Friday, November 28, 2014

1 HOUR LEFT! 40% off AllerAir Replacement Filters


Replace your AllerAir filters at 40% off
Our incredible once-a-year manufacturer's sale is almost over! Keep your AllerAir air purifier in top shape with new filters for a new year!

With winter around the corner we'll be spending more time indoors. Make sure your AllerAir air purifier is ready to provide you with cleaner, fresher indoor air.
Can't remember what filters you need? Contact one of our Air Quality Experts for help or to order: 1-888-852-8247 Ext. 1.

Thursday, November 27, 2014

Replace your AllerAir filters at 40% off! ONE DAY ONLY

On Black Friday: Replace your AllerAir filters at 40% off!
Our incredible once-a-year manufacturer's sale is back! Keep your AllerAir air purifier in top shape with new filters for a new year!

With winter around the corner we'll be spending more time indoors. Make sure your AllerAir air purifier is ready to provide you with cleaner, fresher indoor air.
Can't remember what filters you need? Contact one of our Air Quality Experts for help or to order: 1-888-852-8247 Ext. 1. Phone lines open Friday at 8 am (EST)!

(Note: This promotion cannot be combined with any other discounts including dealer discounts, prices are valid for one day only, Friday, November 28th, 2014, while supplies last. )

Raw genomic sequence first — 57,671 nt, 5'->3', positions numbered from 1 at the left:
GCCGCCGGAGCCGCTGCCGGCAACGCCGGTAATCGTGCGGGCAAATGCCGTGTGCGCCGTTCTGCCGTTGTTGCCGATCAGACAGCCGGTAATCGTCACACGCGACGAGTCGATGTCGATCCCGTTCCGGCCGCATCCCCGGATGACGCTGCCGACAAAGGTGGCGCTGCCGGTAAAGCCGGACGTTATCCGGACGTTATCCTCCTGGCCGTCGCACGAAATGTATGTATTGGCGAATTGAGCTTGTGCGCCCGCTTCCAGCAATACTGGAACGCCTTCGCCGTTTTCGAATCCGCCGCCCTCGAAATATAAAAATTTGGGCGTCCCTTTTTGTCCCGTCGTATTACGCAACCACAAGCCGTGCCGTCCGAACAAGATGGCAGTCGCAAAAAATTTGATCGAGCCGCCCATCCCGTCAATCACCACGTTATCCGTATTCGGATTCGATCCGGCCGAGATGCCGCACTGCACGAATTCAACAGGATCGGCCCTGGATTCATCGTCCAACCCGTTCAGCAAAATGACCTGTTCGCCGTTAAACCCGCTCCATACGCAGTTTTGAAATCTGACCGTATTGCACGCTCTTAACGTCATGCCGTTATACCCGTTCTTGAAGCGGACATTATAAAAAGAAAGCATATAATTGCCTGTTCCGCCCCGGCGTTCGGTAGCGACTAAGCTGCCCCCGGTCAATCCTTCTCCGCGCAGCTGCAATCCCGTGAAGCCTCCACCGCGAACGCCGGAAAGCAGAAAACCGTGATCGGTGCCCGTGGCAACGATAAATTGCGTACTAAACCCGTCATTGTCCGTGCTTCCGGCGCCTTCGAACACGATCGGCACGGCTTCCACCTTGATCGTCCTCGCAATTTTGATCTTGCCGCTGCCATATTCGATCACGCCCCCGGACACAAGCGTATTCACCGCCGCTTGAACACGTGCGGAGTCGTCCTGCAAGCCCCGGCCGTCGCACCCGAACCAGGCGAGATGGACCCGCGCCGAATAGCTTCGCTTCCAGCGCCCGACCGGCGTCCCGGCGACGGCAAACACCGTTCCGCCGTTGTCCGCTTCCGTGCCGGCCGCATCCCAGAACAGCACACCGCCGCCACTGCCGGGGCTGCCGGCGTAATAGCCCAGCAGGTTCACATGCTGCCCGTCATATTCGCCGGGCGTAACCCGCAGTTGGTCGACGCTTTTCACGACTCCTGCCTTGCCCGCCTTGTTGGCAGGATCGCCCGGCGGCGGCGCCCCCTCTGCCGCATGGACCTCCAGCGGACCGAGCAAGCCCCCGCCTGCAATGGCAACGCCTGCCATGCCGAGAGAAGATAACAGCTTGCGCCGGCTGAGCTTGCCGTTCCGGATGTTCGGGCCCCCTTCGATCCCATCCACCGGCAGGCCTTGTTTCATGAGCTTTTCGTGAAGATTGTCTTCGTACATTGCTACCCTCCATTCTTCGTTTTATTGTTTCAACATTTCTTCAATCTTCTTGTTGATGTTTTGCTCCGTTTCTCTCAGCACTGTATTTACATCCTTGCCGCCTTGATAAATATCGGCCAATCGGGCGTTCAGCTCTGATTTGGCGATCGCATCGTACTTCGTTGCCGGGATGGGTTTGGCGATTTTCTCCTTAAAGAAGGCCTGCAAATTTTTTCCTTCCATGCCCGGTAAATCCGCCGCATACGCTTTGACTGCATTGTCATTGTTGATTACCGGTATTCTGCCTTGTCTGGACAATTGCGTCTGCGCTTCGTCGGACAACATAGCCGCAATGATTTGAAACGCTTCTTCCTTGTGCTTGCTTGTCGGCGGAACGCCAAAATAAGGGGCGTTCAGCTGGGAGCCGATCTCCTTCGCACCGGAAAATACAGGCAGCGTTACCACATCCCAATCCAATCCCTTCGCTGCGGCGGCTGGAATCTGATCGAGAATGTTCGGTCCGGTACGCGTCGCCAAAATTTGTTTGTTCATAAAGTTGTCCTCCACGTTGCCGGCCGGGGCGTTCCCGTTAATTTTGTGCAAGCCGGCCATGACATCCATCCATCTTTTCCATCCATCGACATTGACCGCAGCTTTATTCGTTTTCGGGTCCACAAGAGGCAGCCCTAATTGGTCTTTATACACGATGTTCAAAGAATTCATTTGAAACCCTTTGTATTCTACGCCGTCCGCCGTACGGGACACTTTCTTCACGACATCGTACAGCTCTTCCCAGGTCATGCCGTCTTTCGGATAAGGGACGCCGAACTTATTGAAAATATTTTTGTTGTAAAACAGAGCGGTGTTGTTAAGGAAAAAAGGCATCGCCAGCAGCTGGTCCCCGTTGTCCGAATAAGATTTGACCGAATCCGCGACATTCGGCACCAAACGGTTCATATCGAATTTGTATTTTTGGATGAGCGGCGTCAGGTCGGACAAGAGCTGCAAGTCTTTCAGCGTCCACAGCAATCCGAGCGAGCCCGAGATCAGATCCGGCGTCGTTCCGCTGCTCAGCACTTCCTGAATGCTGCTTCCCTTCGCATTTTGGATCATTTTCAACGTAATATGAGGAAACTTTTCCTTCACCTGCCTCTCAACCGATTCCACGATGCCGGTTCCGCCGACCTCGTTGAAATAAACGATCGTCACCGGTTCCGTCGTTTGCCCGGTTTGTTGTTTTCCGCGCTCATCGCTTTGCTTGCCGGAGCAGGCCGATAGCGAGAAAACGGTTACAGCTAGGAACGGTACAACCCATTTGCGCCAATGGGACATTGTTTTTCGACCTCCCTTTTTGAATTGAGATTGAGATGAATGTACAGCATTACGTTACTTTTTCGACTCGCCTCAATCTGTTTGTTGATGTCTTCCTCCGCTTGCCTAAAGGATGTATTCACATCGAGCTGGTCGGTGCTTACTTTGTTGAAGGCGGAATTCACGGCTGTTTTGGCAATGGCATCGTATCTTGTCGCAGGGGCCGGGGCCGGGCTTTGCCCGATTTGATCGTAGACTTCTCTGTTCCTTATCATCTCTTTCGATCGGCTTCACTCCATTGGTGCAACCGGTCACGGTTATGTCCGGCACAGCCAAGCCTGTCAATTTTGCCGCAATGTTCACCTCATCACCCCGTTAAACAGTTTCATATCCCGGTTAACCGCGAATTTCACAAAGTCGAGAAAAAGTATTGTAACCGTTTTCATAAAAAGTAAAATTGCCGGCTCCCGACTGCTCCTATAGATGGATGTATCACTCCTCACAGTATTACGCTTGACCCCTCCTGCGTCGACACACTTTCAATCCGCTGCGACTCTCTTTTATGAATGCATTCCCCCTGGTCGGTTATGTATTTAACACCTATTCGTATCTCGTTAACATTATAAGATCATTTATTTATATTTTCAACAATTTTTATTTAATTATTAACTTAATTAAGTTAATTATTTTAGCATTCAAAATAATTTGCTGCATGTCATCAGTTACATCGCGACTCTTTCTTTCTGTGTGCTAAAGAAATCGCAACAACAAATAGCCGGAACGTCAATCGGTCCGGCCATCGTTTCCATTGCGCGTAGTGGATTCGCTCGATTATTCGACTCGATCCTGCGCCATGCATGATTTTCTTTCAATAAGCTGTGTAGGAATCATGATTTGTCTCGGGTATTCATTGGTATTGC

Wednesday, November 05, 2014

Smokers' homes may be as polluted as worst cities: Study

Polluted air due to smoking has been
linked to heart disease, strokes and cancer.
Living with a smoker can be like breathing the air in the world’s most polluted cities, according to a new study from Scotland.

“The message is pretty simple really - smoking in your home leads to really poor air quality and results in concentrations of fine particles, that you can’t see, that would cause real concern to us if they were found outside,” said lead author Sean Semple, of the Scottish Center for Indoor Air at the University of Aberdeen.

Tiny particles 2.5 microns in diameter or smaller, known as PM2.5, can penetrate deep into the lungs and even enter the blood. They’ve been linked to heart disease, strokes and cancer.

“Making your home smoke-free is key to reducing your exposure to PM2.5; for non-smokers who live with a smoker the impact of implementing smoke-free house rules would reduce their daily intake of PM2.5 by 70 percent or more,” Semple told Reuters Health in an email.

Such tiny particles typically result from combustion. Outdoors, the primary sources are vehicle exhaust, power plants and wildfires. Indoors, wood-burning or coal-burning stoves, gas cooking and heating fires and tobacco smoke are the most common sources of PM2.5 in the air.

For outdoor air, the World Health Organization says the safe exposure limit for PM2.5 particles is an average of 25 micrograms, or 25 millionths of a gram, per cubic meter of air over a 24-hour period, or average annual levels of 10 micrograms per cubic meter.

The U.S. Environmental Protection Agency sets the 24-hour limit at an average of 12 micrograms.

Semple and his colleagues wanted to bring together two scientific communities: those involved in tobacco control work and those interested in outdoor air pollution and health.

“We think there is a lot that each can learn from the other,” he said.